The ongoing COVID-19 pandemic has strained health systems globally. As of October 2021, there have been more than 45 million cases and 700,000 deaths in the United States.1 Northwell Health in New York serves Queens County and Long Island, which account for 30.4% of New York state’s more than 2.5 million confirmed cases.2

The initial surge of COVID-19 cases in the adult inpatient units in March-May 2020 strained the supply of medical resources (e.g., ventilators, personal protective equipment [PPE]) and medical personnel. In response to the desperate need for medical personnel to care for adult COVID-19 patients, many health systems mobilized healthcare workers from the adult ambulatory setting and multiple other departments, including pediatrics. At Northwell Health, a large healthcare organization in New York, more than 100 pediatric attending physicians, residents, fellows, and advanced care practitioners were deployed to adult inpatient wards and intensive care units (ICUs).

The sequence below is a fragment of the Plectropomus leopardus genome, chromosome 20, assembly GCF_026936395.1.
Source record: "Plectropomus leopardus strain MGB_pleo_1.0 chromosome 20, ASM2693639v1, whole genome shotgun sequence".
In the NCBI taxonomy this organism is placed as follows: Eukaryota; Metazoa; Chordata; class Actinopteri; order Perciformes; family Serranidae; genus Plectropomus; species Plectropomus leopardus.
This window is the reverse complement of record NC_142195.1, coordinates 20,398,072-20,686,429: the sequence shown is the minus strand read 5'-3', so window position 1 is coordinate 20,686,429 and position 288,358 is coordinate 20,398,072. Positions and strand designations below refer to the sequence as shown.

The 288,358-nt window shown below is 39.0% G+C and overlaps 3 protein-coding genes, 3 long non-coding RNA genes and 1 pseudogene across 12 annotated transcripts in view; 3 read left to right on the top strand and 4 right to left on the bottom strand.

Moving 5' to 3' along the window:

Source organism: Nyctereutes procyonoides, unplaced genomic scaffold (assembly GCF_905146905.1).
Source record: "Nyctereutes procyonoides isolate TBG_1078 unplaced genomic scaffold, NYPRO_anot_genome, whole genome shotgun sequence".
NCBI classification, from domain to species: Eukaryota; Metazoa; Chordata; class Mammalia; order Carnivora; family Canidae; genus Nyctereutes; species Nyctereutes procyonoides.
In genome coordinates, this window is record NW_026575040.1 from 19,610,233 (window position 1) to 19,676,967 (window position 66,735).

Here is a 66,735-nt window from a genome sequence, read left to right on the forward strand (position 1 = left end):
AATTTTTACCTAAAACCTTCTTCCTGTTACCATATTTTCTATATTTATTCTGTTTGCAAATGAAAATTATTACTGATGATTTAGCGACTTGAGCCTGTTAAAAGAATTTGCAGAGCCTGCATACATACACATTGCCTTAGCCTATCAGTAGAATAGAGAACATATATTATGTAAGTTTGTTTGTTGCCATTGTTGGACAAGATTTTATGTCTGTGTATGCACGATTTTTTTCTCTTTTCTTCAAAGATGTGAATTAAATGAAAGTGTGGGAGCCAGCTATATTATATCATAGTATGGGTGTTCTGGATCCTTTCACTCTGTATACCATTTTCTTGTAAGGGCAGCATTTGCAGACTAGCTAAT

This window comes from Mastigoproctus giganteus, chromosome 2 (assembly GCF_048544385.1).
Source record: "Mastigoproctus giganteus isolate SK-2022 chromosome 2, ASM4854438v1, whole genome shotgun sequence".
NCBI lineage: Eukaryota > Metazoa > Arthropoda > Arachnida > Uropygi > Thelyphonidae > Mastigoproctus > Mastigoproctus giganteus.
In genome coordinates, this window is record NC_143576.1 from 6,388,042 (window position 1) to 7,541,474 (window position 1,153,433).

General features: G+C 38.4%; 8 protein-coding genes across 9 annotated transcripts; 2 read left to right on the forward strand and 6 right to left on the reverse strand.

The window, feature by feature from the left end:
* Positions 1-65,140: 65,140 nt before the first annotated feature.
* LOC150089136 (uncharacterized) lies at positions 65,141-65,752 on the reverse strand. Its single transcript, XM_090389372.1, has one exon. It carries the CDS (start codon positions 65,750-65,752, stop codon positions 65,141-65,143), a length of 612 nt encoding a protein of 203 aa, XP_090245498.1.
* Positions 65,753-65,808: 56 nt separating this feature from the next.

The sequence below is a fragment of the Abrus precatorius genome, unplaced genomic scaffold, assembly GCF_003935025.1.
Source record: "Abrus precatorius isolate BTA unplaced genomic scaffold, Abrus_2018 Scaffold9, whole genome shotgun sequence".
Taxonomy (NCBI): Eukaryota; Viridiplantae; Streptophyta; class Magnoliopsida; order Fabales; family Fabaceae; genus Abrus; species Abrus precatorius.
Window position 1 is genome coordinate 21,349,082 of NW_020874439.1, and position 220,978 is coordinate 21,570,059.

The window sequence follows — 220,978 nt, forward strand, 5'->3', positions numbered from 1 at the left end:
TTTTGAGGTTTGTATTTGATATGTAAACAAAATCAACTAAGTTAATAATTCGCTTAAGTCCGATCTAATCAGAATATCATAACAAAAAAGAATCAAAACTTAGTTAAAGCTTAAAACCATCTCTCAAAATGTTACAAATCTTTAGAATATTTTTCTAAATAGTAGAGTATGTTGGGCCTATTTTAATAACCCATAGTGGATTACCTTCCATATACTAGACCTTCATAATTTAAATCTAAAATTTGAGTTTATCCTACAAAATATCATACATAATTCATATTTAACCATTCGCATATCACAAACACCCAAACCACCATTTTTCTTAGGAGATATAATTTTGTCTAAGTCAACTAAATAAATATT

This article describes our experience in identifying generalizable themes in the deployment process. In response, we rapidly created a multifaceted structure to identify and address needs among deployed pediatric staff. These measures included virtual meetings (2-4 times per week), HIPAA-secure group messaging for resources and real-time peer support, and structured recorded debriefings. This was facilitated by 2 dual-trained internal medicine-pediatrics primary care physicians and a pediatric intensivist who had also been deployed. Most of the clinicians were deployed for 2 to 4 weeks. We conducted one-on-one and group debriefings following their return from deployment. Themes were identified and agreed upon by consensus by the 3 co-authors as facilitators. This study was reviewed by the Northwell IRB and considered exempt.

Identifying Deployment Needs

The evolving needs of pediatric clinicians were identified as each cohort was deployed. These needs varied with each stage of deployment (i.e., prior to, during, and after deployment).